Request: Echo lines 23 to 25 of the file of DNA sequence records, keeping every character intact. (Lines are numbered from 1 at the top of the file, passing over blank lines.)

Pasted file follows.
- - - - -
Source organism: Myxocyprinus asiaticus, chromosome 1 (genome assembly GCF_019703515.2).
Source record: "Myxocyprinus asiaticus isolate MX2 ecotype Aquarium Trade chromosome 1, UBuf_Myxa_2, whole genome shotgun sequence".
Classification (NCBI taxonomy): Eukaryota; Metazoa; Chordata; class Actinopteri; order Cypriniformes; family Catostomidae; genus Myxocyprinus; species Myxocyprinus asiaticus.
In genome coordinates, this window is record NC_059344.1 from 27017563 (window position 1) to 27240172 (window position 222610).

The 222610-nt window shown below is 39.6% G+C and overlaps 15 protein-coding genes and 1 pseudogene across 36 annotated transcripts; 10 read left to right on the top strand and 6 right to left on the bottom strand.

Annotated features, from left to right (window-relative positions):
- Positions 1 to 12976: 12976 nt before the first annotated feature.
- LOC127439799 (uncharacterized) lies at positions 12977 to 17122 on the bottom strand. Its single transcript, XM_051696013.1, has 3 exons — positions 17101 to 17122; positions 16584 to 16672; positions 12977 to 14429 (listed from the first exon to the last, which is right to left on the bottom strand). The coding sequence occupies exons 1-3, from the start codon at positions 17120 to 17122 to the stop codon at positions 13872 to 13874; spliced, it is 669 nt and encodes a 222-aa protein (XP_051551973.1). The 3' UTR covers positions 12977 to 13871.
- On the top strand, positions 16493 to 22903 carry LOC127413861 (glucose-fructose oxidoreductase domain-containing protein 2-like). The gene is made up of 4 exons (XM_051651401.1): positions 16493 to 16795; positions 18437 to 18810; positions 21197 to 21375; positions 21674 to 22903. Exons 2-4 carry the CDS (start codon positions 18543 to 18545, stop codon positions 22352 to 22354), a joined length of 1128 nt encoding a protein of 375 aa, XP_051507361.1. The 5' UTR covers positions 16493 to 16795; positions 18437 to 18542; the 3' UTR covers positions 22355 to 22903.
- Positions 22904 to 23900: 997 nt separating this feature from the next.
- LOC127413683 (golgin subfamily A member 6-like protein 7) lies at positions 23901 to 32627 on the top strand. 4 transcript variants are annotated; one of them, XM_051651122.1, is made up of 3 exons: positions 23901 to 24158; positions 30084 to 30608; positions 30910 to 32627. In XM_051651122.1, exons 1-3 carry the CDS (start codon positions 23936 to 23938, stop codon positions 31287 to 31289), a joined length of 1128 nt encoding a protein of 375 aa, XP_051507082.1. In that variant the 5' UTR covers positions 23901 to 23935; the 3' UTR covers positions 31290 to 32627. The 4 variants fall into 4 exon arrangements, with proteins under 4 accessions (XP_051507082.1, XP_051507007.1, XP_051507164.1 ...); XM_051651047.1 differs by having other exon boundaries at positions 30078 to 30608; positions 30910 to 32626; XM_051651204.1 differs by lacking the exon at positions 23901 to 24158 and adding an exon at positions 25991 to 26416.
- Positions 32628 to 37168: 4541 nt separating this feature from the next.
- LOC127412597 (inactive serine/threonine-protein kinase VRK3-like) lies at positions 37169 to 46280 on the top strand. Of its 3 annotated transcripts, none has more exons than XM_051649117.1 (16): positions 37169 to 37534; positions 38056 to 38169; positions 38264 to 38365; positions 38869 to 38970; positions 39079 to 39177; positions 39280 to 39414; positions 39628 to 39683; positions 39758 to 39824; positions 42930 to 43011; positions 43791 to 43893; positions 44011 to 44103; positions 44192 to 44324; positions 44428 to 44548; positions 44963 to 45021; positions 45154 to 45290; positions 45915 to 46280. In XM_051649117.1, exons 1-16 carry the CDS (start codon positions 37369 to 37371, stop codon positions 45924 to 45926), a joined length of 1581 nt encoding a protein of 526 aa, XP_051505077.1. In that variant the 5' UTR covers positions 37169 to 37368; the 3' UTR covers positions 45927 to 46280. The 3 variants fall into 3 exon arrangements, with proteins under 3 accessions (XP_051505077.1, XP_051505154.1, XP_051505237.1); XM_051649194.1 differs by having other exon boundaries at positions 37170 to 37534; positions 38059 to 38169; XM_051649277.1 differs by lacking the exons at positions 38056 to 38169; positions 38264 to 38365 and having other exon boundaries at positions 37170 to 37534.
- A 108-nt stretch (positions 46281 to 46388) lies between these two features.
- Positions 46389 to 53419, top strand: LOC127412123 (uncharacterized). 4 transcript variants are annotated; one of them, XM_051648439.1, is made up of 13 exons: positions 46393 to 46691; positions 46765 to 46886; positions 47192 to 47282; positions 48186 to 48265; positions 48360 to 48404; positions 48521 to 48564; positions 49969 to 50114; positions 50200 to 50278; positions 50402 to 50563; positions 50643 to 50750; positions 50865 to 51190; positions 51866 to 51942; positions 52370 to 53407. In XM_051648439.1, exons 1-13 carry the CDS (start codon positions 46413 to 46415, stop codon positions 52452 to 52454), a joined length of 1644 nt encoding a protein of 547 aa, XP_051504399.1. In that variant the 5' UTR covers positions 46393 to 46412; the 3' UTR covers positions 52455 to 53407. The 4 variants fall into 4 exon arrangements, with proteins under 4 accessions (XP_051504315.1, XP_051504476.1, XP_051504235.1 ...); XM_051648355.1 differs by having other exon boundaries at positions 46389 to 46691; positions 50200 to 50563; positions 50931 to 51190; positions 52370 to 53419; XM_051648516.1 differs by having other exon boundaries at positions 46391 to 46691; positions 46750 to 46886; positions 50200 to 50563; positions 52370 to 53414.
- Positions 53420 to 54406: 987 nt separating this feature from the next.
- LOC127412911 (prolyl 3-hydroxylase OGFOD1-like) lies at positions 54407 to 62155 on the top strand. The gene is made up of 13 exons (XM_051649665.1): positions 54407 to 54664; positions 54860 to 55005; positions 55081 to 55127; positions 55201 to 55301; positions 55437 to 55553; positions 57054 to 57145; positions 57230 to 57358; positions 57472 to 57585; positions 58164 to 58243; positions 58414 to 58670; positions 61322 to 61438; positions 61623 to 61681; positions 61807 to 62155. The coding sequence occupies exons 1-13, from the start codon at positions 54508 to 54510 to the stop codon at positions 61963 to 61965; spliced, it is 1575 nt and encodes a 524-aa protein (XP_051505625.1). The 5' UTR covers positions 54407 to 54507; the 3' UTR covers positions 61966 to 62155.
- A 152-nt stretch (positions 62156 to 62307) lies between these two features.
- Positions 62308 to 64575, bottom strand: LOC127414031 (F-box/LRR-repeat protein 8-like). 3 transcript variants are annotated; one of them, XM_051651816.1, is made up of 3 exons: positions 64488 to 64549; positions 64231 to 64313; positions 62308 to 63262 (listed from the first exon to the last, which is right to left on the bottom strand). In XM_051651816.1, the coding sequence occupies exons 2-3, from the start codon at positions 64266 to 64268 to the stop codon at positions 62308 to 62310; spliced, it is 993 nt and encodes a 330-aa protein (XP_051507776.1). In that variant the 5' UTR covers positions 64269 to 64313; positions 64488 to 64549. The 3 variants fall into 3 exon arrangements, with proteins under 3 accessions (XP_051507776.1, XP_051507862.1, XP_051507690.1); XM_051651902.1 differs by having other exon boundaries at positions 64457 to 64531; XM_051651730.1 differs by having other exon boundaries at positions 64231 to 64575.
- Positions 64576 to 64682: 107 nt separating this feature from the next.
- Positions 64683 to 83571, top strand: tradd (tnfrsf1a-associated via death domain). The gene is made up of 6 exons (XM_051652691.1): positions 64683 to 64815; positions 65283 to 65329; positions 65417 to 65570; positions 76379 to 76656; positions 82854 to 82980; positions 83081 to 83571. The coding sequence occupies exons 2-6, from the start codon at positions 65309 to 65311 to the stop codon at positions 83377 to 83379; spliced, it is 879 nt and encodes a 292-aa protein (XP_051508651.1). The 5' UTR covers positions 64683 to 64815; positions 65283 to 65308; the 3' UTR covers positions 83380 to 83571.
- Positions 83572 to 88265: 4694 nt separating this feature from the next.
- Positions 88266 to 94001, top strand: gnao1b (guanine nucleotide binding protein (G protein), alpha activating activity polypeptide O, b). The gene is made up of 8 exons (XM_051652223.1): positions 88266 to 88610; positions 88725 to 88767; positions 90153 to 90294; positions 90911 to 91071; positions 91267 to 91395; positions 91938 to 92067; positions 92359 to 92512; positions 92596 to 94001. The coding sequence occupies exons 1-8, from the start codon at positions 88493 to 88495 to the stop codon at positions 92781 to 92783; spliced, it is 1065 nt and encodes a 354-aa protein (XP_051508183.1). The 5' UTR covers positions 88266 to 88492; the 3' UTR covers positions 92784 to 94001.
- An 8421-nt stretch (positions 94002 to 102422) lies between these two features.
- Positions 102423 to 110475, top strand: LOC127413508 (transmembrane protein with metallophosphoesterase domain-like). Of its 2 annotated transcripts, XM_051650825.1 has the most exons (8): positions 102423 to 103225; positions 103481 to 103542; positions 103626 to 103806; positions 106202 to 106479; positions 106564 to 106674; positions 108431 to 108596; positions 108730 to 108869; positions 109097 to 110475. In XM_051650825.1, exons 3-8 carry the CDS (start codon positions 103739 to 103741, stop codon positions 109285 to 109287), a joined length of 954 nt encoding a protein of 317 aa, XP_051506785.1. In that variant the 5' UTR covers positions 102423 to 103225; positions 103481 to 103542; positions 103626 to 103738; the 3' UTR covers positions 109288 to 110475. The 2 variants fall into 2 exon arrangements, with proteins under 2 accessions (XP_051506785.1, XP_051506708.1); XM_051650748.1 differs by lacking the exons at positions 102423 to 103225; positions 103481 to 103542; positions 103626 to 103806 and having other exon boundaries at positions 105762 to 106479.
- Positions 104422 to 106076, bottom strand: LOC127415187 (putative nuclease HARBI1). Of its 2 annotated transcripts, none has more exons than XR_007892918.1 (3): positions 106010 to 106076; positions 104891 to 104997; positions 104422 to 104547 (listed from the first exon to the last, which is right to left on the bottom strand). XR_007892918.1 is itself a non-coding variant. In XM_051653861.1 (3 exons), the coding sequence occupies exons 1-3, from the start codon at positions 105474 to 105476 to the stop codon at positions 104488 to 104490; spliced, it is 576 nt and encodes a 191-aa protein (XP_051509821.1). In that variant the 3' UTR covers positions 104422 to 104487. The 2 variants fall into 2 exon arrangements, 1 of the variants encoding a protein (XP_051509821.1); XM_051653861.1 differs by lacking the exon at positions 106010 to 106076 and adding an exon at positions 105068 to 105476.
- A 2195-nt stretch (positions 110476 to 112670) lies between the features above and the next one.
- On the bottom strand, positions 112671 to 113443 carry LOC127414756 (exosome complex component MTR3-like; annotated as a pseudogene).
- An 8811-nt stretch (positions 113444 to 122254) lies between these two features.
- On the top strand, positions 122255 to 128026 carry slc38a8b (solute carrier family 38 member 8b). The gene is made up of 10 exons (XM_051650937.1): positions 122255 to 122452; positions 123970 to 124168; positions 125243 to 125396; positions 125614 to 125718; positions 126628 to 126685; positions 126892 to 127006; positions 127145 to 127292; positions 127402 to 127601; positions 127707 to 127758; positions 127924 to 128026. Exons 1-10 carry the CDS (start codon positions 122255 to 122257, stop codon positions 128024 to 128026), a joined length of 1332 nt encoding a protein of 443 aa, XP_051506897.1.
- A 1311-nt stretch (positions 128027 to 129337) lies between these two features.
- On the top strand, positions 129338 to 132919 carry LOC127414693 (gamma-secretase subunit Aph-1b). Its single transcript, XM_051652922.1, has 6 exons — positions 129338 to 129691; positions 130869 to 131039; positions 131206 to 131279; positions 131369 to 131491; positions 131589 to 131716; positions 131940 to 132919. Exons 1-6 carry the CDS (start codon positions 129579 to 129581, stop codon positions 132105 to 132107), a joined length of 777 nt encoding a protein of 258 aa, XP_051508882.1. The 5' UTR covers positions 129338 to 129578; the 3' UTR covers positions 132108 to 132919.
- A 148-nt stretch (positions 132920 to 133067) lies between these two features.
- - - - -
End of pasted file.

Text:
- Positions 88266 to 94001, top strand: gnao1b (guanine nucleotide binding protein (G protein), alpha activating activity polypeptide O, b). The gene is made up of 8 exons (XM_051652223.1): positions 88266 to 88610; positions 88725 to 88767; positions 90153 to 90294; positions 90911 to 91071; positions 91267 to 91395; positions 91938 to 92067; positions 92359 to 92512; positions 92596 to 94001. The coding sequence occupies exons 1-8, from the start codon at positions 88493 to 88495 to the stop codon at positions 92781 to 92783; spliced, it is 1065 nt and encodes a 354-aa protein (XP_051508183.1). The 5' UTR covers positions 88266 to 88492; the 3' UTR covers positions 92784 to 94001.
- An 8421-nt stretch (positions 94002 to 102422) lies between these two features.
- Positions 102423 to 110475, top strand: LOC127413508 (transmembrane protein with metallophosphoesterase domain-like). Of its 2 annotated transcripts, XM_051650825.1 has the most exons (8): positions 102423 to 103225; positions 103481 to 103542; positions 103626 to 103806; positions 106202 to 106479; positions 106564 to 106674; positions 108431 to 108596; positions 108730 to 108869; positions 109097 to 110475. In XM_051650825.1, exons 3-8 carry the CDS (start codon positions 103739 to 103741, stop codon positions 109285 to 109287), a joined length of 954 nt encoding a protein of 317 aa, XP_051506785.1. In that variant the 5' UTR covers positions 102423 to 103225; positions 103481 to 103542; positions 103626 to 103738; the 3' UTR covers positions 109288 to 110475. The 2 variants fall into 2 exon arrangements, with proteins under 2 accessions (XP_051506785.1, XP_051506708.1); XM_051650748.1 differs by lacking the exons at positions 102423 to 103225; positions 103481 to 103542; positions 103626 to 103806 and having other exon boundaries at positions 105762 to 106479.